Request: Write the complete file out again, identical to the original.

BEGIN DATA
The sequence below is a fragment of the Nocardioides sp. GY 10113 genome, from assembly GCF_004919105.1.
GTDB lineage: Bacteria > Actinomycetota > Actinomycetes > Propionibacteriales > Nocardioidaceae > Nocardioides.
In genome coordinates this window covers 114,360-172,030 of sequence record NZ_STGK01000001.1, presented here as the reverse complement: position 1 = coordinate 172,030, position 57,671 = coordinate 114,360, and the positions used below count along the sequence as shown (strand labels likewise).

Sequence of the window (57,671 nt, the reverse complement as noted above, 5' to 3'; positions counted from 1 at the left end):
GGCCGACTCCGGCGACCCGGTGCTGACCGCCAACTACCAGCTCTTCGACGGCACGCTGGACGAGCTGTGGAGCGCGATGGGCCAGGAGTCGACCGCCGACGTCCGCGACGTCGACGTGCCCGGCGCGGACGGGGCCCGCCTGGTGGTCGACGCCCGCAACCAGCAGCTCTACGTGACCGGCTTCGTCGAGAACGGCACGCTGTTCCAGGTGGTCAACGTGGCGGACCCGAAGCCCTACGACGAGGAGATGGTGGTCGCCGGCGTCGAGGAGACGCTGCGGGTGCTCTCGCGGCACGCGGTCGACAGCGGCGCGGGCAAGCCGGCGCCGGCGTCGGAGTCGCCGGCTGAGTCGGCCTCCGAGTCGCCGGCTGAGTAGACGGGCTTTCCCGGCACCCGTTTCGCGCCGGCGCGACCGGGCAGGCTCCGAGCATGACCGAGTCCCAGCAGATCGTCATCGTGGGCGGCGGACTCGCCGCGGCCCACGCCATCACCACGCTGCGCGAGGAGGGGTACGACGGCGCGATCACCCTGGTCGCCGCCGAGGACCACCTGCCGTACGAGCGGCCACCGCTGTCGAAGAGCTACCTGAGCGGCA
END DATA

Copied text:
The sequence below is a fragment of the Nocardioides sp. GY 10113 genome, from assembly GCF_004919105.1.
GTDB lineage: Bacteria > Actinomycetota > Actinomycetes > Propionibacteriales > Nocardioidaceae > Nocardioides.
In genome coordinates this window covers 114,360-172,030 of sequence record NZ_STGK01000001.1, presented here as the reverse complement: position 1 = coordinate 172,030, position 57,671 = coordinate 114,360, and the positions used below count along the sequence as shown (strand labels likewise).

Sequence of the window (57,671 nt, the reverse complement as noted above, 5' to 3'; positions counted from 1 at the left end):
GGCCGACTCCGGCGACCCGGTGCTGACCGCCAACTACCAGCTCTTCGACGGCACGCTGGACGAGCTGTGGAGCGCGATGGGCCAGGAGTCGACCGCCGACGTCCGCGACGTCGACGTGCCCGGCGCGGACGGGGCCCGCCTGGTGGTCGACGCCCGCAACCAGCAGCTCTACGTGACCGGCTTCGTCGAGAACGGCACGCTGTTCCAGGTGGTCAACGTGGCGGACCCGAAGCCCTACGACGAGGAGATGGTGGTCGCCGGCGTCGAGGAGACGCTGCGGGTGCTCTCGCGGCACGCGGTCGACAGCGGCGCGGGCAAGCCGGCGCCGGCGTCGGAGTCGCCGGCTGAGTCGGCCTCCGAGTCGCCGGCTGAGTAGACGGGCTTTCCCGGCACCCGTTTCGCGCCGGCGCGACCGGGCAGGCTCCGAGCATGACCGAGTCCCAGCAGATCGTCATCGTGGGCGGCGGACTCGCCGCGGCCCACGCCATCACCACGCTGCGCGAGGAGGGGTACGACGGCGCGATCACCCTGGTCGCCGCCGAGGACCACCTGCCGTACGAGCGGCCACCGCTGTCGAAGAGCTACCTGAGCGGCA